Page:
Communications, Conservation Groups Propose Interim Tower Processing Standards

Proposals are part of negotiations in the migratory bird vs. tower siting issue
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There’s a new agreement among some participants in the FCC to adopt it as an interim standard while it moves towards adopting final rules that promote the communications network while complying with environmental laws.

After lengthy negotiations, the National Association of Broadcasters and other industry groups entered into a “Memorandum of Understanding” with several conservation groups including the National Audubon Society, Defenders of Wildlife and the American Bird Conservancy, regarding the Federal Communication Commission’s tower registration program.

Two years ago, the federal appeals court in Washington ordered the commission to change its Antenna Structure Registration program and give public notice before granting tower applications.

At the FCC’s urging, the negotiations were held between NAB and industry infrastructure coalition members and the conservation groups, to develop interim standards for “ASR.”

The other industry participants in the negotiations were CTIA-The Wireless Association, PCIA-The Wireless Infrastructure Association and the National Association of Tower Erectors.

The conservation groups wanted the FCC to adopt an aggressive set of policies and procedures, including environment assessments for all towers. NAB said those proposals would have slowed tower approval grants from overnight to more than a year. In addition, many of their suggestions would have impeded the approval of taller towers, according to the broadcast group.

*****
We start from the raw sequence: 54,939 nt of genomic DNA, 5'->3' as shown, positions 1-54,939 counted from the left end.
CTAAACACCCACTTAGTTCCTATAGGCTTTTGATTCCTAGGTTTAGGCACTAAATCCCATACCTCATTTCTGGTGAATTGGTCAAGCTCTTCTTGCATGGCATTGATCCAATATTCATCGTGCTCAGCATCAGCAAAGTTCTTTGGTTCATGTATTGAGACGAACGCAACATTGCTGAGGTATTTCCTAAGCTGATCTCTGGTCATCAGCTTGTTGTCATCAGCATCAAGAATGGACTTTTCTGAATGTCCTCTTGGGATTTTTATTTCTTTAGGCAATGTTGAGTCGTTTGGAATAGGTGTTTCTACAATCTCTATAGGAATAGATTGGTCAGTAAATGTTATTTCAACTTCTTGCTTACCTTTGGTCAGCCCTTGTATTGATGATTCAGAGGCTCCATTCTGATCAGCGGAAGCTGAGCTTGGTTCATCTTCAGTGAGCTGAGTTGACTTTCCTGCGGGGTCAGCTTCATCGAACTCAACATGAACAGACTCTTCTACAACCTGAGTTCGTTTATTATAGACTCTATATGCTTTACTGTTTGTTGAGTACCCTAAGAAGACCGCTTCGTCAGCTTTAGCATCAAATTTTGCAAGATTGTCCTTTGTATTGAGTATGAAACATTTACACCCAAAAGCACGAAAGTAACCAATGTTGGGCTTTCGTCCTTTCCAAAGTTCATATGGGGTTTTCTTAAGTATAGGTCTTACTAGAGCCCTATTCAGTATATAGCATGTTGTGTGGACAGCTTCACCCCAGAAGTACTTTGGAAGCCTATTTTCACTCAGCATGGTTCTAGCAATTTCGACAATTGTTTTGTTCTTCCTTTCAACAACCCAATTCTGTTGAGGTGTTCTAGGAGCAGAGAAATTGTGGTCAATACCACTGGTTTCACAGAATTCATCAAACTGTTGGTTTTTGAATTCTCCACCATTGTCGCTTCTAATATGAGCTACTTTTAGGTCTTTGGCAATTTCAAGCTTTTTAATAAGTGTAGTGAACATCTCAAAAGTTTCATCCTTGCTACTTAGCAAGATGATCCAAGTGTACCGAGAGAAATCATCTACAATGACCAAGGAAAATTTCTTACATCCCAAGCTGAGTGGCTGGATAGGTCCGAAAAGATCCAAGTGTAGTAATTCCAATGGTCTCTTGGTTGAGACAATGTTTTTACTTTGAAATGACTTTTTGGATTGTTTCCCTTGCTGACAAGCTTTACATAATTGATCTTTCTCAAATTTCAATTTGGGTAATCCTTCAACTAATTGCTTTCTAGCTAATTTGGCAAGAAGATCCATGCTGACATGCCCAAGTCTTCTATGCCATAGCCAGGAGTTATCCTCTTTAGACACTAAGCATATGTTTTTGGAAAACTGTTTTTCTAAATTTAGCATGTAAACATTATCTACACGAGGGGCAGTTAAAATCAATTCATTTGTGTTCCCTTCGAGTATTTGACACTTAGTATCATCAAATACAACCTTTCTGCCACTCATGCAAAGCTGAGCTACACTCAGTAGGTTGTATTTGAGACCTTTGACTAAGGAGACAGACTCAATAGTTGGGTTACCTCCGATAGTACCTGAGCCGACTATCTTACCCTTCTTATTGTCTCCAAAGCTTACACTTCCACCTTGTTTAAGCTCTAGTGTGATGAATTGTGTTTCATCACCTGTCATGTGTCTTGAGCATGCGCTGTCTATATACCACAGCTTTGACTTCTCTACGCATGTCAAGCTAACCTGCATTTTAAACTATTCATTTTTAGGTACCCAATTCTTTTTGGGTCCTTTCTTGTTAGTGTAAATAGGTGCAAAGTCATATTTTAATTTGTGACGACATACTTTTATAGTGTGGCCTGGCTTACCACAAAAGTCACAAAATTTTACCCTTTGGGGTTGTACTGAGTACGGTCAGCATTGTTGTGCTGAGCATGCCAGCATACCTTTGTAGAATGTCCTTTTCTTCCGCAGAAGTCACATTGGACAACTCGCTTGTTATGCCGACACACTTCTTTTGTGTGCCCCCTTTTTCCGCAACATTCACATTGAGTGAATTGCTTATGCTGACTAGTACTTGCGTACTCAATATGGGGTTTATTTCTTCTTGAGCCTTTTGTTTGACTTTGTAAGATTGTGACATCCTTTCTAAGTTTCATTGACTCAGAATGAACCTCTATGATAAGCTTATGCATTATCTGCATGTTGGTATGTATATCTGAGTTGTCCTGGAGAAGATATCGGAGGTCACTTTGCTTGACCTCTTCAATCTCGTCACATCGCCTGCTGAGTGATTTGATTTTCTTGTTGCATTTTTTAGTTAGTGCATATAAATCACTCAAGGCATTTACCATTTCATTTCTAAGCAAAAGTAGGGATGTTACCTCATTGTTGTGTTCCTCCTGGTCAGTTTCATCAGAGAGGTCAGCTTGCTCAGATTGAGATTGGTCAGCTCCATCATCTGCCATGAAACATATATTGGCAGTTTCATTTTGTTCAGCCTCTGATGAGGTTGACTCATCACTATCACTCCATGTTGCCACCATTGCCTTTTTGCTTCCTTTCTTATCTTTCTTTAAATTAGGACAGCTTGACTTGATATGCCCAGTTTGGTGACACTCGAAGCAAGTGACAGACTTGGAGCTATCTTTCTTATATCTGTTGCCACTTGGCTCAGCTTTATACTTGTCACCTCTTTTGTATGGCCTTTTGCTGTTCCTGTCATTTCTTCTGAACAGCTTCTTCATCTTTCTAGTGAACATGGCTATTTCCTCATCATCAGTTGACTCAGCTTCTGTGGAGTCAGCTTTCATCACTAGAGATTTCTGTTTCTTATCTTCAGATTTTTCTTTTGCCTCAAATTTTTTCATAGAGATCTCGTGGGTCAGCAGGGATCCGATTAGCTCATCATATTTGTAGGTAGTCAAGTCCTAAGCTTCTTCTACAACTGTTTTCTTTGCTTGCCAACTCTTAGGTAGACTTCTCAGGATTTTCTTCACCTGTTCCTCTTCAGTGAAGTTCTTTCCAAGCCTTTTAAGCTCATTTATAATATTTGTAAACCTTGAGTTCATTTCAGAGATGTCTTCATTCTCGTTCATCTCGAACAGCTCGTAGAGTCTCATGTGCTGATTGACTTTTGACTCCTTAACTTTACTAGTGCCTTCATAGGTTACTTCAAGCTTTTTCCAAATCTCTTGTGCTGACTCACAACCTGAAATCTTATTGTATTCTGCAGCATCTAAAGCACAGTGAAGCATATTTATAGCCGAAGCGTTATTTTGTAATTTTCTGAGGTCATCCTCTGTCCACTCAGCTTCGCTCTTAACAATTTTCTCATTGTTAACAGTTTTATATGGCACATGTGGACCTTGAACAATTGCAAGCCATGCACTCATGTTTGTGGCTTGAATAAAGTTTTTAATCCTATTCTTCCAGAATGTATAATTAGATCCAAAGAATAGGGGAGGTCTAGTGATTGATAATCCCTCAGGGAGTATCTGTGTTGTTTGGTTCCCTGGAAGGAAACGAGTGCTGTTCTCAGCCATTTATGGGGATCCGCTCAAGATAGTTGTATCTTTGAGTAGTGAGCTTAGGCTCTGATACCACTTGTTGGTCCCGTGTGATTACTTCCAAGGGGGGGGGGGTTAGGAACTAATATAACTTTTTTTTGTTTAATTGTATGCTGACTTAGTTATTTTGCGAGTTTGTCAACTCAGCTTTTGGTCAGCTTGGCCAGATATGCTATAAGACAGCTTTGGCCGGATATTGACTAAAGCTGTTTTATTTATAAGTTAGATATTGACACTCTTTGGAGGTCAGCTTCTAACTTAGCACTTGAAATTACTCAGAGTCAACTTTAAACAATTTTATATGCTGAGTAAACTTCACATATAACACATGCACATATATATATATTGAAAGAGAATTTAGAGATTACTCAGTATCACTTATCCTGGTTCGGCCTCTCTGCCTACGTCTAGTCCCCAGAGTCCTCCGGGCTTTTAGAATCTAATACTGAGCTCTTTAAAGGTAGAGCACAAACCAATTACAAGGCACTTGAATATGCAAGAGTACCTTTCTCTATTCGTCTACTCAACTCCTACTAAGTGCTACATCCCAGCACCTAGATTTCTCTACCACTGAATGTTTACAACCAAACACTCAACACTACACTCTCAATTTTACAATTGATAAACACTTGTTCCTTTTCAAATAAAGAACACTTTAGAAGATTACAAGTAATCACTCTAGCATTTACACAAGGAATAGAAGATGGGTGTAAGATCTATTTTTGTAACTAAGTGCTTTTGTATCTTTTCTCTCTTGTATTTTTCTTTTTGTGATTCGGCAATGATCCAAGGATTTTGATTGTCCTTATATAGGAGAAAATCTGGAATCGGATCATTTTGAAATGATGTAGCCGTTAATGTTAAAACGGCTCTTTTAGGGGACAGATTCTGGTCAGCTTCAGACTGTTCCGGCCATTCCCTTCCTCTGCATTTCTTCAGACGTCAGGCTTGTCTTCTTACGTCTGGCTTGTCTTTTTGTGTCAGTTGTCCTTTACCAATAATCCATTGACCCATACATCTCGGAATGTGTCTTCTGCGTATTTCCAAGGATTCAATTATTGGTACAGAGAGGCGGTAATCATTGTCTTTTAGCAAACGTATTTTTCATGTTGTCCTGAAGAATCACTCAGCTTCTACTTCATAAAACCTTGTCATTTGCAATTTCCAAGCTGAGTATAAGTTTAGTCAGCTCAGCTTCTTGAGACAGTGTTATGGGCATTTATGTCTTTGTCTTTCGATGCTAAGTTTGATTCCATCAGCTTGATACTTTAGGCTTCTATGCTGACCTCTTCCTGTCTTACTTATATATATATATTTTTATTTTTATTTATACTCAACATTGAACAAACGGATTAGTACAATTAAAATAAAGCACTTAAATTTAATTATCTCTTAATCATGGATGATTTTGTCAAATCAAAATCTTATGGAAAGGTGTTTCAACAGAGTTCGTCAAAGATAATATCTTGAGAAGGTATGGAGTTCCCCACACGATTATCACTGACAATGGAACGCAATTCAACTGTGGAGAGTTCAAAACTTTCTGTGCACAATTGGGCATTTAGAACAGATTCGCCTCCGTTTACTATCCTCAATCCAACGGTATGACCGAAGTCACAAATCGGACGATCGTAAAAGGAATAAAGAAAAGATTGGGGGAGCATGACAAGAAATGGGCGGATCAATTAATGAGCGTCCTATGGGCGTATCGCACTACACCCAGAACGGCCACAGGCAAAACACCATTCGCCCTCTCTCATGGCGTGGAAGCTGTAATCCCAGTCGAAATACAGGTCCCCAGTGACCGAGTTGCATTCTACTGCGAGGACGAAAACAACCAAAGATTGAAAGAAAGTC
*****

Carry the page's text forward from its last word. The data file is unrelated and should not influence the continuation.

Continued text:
The agreement covers towers for which an ASR is required to be filed, depending upon the height of the proposed tower or the specifications of a replacement tower. In addition, it calls on the FCC to adopt and use a preferred lighting scheme for changes to existing towers that might minimize potential adverse consequences.

NAB says it is optimistic that the commission will endorse the agreement, and says it protects a significant percentage of broadcast towers from having to submit to an environmental assessment at the time of application/public notice.

Additionally, replacement towers would be excluded from the assessment process. Finally, while some towers would be placed on public notice (per court order), others, such as shorter towers, replacement towers or repaired towers, could be exempt from the process.

The coalition delivered its memorandum (PDF) to the FCC last week.

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